While deep learning methods have led to many breakthroughs in practical natural language applications, most notably in Machine Translation, Machine Reading/Question Answering, etc., there is still a sense among many NLP researchers that we have a long way to go before we can develop systems that can actually “understand” human language. “Understanding” natural language entails many different human-like capabilities, and they include but are not limited to the ability to track entities in a text, understand the relations between these entities, track events and their participants described in a text, understand how events unfold over time, and distinguish events that have actually happened from events that are planned or intended, are uncertain, or did not happen at all. We believe a critical step in achieving natural language understanding is to design meaning representations for text that have the necessary meaning “ingredients” that help us achieve these capabilities. Such meaning representations also need to be easy to produce in order to generate sufficient amounts of data to allow the training of accurate meaning representation parsers.
This workshop intends to bring together researchers who are producers and consumers of meaning representations and through their interaction gain a deeper understanding of the key elements that are the most valuable to the NLP community. The workshop will also provide an opportunity for researchers to critically examine existing meaning representations with the goal of using their findings to inform the design of the next-generation. A third goal of the workshop is to explore opportunities and identify challenges in the design and use of meaning representations in multilingual settings. A final goal of the workshop is to understand the relationship between distributed meaning representations trained on large data sets using neural network models and the symbolic meaning representations that are carefully designed and annotated by CL researchers and gain a deeper understanding of areas where each type of meaning representation is the most effective. The workshop will solicit papers that address any one or combination of the following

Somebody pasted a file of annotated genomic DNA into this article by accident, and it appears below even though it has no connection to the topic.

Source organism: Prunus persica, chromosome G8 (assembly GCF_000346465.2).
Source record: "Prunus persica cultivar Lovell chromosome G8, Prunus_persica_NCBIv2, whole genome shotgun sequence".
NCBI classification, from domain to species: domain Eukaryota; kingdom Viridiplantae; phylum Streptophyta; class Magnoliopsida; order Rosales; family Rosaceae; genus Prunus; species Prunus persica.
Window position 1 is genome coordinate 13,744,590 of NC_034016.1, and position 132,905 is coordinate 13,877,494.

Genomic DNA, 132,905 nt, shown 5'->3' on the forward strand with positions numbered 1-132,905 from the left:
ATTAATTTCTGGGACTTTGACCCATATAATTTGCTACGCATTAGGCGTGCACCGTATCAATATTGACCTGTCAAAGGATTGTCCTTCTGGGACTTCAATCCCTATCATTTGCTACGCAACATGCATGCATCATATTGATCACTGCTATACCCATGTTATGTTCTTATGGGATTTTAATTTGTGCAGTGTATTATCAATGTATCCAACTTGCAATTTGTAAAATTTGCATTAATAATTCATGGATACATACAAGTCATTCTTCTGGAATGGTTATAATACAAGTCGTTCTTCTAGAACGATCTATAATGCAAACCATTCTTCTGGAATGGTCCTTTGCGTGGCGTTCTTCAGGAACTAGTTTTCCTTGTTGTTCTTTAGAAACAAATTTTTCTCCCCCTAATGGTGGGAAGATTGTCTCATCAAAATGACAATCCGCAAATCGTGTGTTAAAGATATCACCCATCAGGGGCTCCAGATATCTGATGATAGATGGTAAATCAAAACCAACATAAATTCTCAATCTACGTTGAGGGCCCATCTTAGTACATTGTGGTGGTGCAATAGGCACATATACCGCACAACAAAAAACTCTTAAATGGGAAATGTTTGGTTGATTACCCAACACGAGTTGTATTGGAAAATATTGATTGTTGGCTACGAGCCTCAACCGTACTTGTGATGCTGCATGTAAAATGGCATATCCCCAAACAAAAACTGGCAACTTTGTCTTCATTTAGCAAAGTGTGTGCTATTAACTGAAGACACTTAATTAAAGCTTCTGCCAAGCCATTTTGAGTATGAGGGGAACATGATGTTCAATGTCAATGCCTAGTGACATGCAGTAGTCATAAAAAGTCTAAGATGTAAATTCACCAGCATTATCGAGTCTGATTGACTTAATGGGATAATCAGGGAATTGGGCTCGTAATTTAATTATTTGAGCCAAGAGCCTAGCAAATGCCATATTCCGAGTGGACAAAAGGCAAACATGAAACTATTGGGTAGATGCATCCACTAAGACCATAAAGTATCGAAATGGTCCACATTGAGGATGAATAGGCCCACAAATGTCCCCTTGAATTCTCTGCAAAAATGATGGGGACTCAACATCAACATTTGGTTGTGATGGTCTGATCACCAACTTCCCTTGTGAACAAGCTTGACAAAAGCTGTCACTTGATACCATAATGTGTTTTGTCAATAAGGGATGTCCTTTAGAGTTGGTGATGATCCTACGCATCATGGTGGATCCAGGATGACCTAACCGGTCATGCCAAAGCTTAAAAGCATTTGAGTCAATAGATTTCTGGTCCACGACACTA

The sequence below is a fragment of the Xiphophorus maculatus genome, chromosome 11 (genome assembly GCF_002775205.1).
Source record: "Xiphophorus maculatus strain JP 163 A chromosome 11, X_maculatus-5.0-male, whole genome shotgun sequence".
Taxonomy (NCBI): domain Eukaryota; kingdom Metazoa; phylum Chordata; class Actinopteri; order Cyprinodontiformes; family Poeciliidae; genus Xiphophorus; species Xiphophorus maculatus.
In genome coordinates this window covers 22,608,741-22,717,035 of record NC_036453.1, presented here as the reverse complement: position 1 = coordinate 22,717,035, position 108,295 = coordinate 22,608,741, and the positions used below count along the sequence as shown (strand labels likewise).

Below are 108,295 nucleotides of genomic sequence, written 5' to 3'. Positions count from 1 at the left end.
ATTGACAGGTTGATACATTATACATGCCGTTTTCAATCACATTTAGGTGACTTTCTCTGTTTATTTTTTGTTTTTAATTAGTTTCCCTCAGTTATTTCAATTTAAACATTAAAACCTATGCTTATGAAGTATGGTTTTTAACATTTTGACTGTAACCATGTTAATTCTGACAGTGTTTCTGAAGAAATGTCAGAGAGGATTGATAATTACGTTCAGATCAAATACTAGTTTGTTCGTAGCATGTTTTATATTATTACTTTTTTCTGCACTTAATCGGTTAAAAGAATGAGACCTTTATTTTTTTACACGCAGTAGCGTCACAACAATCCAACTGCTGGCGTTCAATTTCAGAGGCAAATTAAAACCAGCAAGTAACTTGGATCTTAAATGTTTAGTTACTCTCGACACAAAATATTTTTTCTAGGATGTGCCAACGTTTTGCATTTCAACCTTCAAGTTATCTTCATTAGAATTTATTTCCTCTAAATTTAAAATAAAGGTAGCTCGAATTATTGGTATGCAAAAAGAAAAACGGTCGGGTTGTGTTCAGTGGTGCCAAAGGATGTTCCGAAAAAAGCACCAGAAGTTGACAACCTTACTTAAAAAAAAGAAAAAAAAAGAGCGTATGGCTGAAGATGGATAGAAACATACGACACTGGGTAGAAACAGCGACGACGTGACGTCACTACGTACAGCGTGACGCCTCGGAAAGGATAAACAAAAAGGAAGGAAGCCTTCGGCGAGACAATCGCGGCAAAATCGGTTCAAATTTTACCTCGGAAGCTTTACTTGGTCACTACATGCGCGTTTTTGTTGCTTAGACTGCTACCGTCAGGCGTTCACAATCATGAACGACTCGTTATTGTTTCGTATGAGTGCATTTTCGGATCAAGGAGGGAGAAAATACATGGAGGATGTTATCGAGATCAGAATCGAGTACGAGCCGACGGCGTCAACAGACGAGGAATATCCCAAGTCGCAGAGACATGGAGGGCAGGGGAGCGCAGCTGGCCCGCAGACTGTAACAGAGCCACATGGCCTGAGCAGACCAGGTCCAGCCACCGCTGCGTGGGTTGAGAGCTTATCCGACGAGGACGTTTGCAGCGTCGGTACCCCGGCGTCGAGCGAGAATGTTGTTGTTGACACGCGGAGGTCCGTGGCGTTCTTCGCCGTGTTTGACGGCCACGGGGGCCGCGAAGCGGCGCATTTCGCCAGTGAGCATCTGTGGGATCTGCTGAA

–The design and annotation of meaning representations –Cross-framework comparison of meaning representations –Challenges in automatic parsing of meaning representations -Metrics for evaluation of meaning representation systems –Strengths and weaknesses of existing meaning representations exposed as a result of using them in natural language applications or natural language understanding systems –Issues in applying meaning representations to multilingual settings –The relationship between symbolic meaning representations and distributed semantic representations –Any other topics that address the design, processing, and use of meaning representations
Submission deadline: Friday April 26, 2019 11:59 PM Eastern US Notification of acceptance: Friday, May 24, 2019 Camera-ready copy due from authors: Monday, June 3, 2019
Two types of submissions are invited: full papers and short papers.
Full papers should not exceed eight (8) pages of text, plus unlimited references. Final versions of full papers will be given one additional page of content (up to 9 pages) so that reviewers' comments can be taken into account. Full papers are intended to be reports of original research.
Short papers may consist of up to four (4) pages of content, plus unlimited references. Upon acceptance, short papers will be given up to five (5) content pages in the proceedings. Appropriate short paper topics include preliminary results, application notes, descriptions of work in progress, etc.
Submissions must be electronic and in PDF format, using the Softconf START conference management system at https://www.softconf.com/acl2019/dmr  We strongly recommend consulting the ACL Policies for Submission, Review, and Citation and using ACL LaTeX style files tailored for this year's conference.
Submissions must conform to the official style guidelines. Please see information about paper formatting requirements and style at http://www.acl2019.org/EN/call-for-papers.xhtml . Scroll down to “Paper Submission and Templates.”
Submissions need to be anonymous.
Dual submission policy: papers may NOT be submitted to the DMR workshop if they are or will be concurrently submitted to another meeting or publication.
More information about the workshop can be found on the workshop website:
Nianwen Xue, Brandeis University
William Croft, University of New Mexico
Jan Hajič, Charles University
Chu-Ren Huang, The Hong Kong Polytechnic University Stephan Oepen, University of Oslo Martha Palmer, University of Colorado James Pustejovsky, Brandeis University